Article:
Here’s something weird: We don’t really know where sidewalks do or do not exist in Washington State. We have some ideas, but no comprehensive dataset. Our bad data is even worse if you need to know which sidewalks and curb cuts are accessible.
It is also difficult to know how much money the public needs to invest in filling sidewalk gaps or where those investments are most needed.
Disability Rights Washington and Front and Centered are hosting a rally in Olympia today calling on the legislature to fully fund the sidewalk assessment. Here’s the text of their press release:
Mapping how to get somewhere is something drivers take for granted. Punch in your destination and Google Maps, and you’re good to go. That is just not available to people who are walking and rolling to destinations, including the 25-30 percent of people in our state who are nondrivers.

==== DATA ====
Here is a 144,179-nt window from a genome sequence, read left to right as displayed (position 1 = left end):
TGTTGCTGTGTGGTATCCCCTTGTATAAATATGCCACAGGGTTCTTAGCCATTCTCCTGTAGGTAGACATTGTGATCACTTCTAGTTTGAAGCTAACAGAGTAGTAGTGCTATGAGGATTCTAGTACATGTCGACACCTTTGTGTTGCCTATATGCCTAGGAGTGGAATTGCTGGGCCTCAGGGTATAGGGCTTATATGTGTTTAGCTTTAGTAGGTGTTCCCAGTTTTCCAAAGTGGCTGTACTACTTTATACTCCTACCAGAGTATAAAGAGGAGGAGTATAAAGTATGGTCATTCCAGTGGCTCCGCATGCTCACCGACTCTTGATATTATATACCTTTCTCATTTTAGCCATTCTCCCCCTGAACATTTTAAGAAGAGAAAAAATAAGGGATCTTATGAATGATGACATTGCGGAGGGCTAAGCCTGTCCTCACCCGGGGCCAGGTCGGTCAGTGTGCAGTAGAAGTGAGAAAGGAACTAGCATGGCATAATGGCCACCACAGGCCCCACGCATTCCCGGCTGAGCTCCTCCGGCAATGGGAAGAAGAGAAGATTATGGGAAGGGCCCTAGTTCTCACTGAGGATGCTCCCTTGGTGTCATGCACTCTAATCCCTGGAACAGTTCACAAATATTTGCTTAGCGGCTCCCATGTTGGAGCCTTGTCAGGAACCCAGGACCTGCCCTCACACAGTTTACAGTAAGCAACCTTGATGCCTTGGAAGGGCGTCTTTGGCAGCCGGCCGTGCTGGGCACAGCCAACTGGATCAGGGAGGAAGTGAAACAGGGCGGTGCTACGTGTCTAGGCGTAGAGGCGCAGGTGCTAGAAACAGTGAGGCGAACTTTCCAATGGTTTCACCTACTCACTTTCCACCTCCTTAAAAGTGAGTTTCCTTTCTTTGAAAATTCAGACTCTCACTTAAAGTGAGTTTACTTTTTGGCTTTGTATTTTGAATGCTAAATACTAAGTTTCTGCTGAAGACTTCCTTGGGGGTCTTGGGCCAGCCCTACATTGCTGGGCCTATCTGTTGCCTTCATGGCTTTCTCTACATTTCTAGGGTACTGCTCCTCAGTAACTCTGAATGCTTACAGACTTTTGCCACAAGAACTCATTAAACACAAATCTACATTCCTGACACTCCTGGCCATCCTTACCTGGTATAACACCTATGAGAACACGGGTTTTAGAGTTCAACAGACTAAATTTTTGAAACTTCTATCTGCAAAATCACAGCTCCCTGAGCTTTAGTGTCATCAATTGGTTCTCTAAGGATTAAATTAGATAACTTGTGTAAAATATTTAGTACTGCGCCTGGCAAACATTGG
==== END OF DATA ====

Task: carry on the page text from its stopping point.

Unlike roads and highways, there simply is no comprehensive data on sidewalks and safe routes to walk or roll. We need our state to make investments in this year’s transportation budget to map where pedestrian infrastructure exists and understand whether it’s accessible.
This is not simply a planning exercise. As a result of collecting this invaluable data, people all over Washington will be able to use this data to route safer paths to walk or roll. And eventually, this data will also be crucial to closing the enormous backlog of missing and broken sidewalks all over the state.
As The Seattle Times detailed last year, (WA Faces an Epidemic of Inaccessible Sidewalks, Oct 3, 2022) Washington State faces a crisis of broken and missing sidewalks; according to their investigation, zero Washington cities can claim to meet at least 50% ADA accessibility. At the same time, we are in the midst of a 20-year record in serious injuries and deaths of pedestrians and bicyclists on our roads, an epidemic that disproportionately affects communities of color.
For about what it costs to pave three miles of rural road with no shoulders, we can make a transformative investment that will have an immediate positive impact on the lives of people all over the state.